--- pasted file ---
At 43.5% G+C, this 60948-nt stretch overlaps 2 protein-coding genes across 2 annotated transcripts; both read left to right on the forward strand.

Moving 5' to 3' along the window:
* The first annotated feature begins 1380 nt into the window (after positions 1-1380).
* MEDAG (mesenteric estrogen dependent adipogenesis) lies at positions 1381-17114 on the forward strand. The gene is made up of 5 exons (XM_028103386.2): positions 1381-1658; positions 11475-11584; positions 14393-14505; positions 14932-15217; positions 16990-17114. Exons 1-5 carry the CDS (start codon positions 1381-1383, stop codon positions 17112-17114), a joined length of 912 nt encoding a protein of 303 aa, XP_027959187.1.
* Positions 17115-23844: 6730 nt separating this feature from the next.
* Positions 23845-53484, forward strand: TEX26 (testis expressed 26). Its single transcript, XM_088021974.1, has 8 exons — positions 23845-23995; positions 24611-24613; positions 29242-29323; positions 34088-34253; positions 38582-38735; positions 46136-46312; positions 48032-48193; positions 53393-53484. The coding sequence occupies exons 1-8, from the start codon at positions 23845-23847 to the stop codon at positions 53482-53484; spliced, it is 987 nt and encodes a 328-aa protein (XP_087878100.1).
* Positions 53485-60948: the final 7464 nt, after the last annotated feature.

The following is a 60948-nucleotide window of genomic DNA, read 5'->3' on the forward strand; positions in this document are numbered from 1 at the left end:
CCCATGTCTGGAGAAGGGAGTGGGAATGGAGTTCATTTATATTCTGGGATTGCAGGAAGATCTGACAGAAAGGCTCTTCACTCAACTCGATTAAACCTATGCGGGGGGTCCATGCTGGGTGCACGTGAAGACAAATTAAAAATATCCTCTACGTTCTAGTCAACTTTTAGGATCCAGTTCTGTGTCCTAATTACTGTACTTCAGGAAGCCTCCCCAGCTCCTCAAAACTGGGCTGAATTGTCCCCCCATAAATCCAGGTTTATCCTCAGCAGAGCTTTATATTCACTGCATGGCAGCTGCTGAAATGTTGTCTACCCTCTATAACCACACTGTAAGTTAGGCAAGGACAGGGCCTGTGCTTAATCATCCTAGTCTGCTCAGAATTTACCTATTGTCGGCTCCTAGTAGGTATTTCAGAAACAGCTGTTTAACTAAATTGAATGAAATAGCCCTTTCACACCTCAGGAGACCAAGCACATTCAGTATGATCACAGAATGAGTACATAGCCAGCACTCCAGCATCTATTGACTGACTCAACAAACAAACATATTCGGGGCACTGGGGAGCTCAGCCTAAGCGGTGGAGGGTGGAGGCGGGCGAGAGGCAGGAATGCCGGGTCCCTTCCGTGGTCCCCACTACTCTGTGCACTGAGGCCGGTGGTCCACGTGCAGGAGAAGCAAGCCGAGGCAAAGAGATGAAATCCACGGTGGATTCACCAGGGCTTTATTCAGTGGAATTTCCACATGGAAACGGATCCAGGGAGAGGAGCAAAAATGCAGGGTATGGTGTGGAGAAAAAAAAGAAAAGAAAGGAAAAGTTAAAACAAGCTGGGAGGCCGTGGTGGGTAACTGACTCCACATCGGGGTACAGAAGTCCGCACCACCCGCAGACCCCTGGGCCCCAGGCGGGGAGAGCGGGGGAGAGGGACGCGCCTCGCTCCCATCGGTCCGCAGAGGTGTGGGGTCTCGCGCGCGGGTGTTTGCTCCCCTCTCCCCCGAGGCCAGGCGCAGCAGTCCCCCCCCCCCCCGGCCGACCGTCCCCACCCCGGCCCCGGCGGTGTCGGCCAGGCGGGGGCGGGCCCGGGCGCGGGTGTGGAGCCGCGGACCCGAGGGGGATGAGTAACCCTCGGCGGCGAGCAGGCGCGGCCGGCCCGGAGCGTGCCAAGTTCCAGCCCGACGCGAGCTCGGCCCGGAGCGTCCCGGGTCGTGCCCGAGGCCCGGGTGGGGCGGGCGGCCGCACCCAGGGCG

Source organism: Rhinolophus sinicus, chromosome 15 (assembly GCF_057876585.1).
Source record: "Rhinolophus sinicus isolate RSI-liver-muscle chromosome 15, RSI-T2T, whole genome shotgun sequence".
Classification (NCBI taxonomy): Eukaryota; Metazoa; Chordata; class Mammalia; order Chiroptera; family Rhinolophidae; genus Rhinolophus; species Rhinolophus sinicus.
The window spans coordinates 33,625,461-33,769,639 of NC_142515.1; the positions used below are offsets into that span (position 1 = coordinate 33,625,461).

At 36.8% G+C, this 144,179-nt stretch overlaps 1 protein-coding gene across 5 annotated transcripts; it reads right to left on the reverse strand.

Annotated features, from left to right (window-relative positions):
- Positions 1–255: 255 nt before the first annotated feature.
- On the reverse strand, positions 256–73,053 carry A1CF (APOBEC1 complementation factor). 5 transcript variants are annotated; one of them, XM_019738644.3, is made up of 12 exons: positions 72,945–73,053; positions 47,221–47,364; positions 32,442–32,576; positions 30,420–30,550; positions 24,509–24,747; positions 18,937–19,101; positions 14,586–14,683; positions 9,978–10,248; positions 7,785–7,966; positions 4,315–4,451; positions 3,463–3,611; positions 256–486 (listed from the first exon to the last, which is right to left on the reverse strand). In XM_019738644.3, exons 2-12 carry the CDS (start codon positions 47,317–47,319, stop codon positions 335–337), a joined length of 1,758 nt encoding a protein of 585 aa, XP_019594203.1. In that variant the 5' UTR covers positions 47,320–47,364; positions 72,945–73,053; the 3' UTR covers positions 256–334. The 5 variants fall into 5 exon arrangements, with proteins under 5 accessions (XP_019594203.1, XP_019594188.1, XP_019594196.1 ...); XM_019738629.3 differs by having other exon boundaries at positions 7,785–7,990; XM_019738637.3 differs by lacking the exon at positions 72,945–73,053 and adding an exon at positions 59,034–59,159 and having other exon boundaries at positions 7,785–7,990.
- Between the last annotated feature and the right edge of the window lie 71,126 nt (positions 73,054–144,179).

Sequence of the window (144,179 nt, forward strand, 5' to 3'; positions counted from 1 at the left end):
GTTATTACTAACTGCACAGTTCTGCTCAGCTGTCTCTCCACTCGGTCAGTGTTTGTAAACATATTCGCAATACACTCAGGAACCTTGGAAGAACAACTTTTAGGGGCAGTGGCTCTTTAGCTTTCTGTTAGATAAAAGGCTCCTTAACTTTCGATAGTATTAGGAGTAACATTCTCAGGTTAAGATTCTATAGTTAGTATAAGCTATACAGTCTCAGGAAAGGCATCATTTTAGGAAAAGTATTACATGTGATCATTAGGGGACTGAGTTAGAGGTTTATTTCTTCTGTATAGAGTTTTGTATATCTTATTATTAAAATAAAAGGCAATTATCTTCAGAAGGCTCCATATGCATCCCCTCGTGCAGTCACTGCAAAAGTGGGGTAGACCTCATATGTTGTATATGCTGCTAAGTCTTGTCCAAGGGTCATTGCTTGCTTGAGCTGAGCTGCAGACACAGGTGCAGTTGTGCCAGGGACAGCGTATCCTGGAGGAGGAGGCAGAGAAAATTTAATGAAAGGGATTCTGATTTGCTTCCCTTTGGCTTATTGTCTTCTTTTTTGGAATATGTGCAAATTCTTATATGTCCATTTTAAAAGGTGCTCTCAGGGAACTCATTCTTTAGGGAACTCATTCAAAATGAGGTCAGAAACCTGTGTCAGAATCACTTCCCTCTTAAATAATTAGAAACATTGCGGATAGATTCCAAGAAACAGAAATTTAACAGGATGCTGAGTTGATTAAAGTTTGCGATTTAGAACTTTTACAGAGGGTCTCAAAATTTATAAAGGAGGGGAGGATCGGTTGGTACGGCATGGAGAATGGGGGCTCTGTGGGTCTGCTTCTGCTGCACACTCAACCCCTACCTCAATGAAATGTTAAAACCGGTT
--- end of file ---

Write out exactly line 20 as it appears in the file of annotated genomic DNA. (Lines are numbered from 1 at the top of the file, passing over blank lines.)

GTTATTACTAACTGCACAGTTCTGCTCAGCTGTCTCTCCACTCGGTCAGTGTTTGTAAACATATTCGCAATACACTCAGGAACCTTGGAAGAACAACTTTTAGGGGCAGTGGCTCTTTAGCTTTCTGTTAGATAAAAGGCTCCTTAACTTTCGATAGTATTAGGAGTAACATTCTCAGGTTAAGATTCTATAGTTAGTATAAGCTATACAGTCTCAGGAAAGGCATCATTTTAGGAAAAGTATTACATGTGATCATTAGGGGACTGAGTTAGAGGTTTATTTCTTCTGTATAGAGTTTTGTATATCTTATTATTAAAATAAAAGGCAATTATCTTCAGAAGGCTCCATATGCATCCCCTCGTGCAGTCACTGCAAAAGTGGGGTAGACCTCATATGTTGTATATGCTGCTAAGTCTTGTCCAAGGGTCATTGCTTGCTTGAGCTGAGCTGCAGACACAGGTGCAGTTGTGCCAGGGACAGCGTATCCTGGAGGAGGAGGCAGAGAAAATTTAATGAAAGGGATTCTGATTTGCTTCCCTTTGGCTTATTGTCTTCTTTTTTGGAATATGTGCAAATTCTTATATGTCCATTTTAAAAGGTGCTCTCAGGGAACTCATTCTTTAGGGAACTCATTCAAAATGAGGTCAGAAACCTGTGTCAGAATCACTTCCCTCTTAAATAATTAGAAACATTGCGGATAGATTCCAAGAAACAGAAATTTAACAGGATGCTGAGTTGATTAAAGTTTGCGATTTAGAACTTTTACAGAGGGTCTCAAAATTTATAAAGGAGGGGAGGATCGGTTGGTACGGCATGGAGAATGGGGGCTCTGTGGGTCTGCTTCTGCTGCACACTCAACCCCTACCTCAATGAAATGTTAAAACCGGTT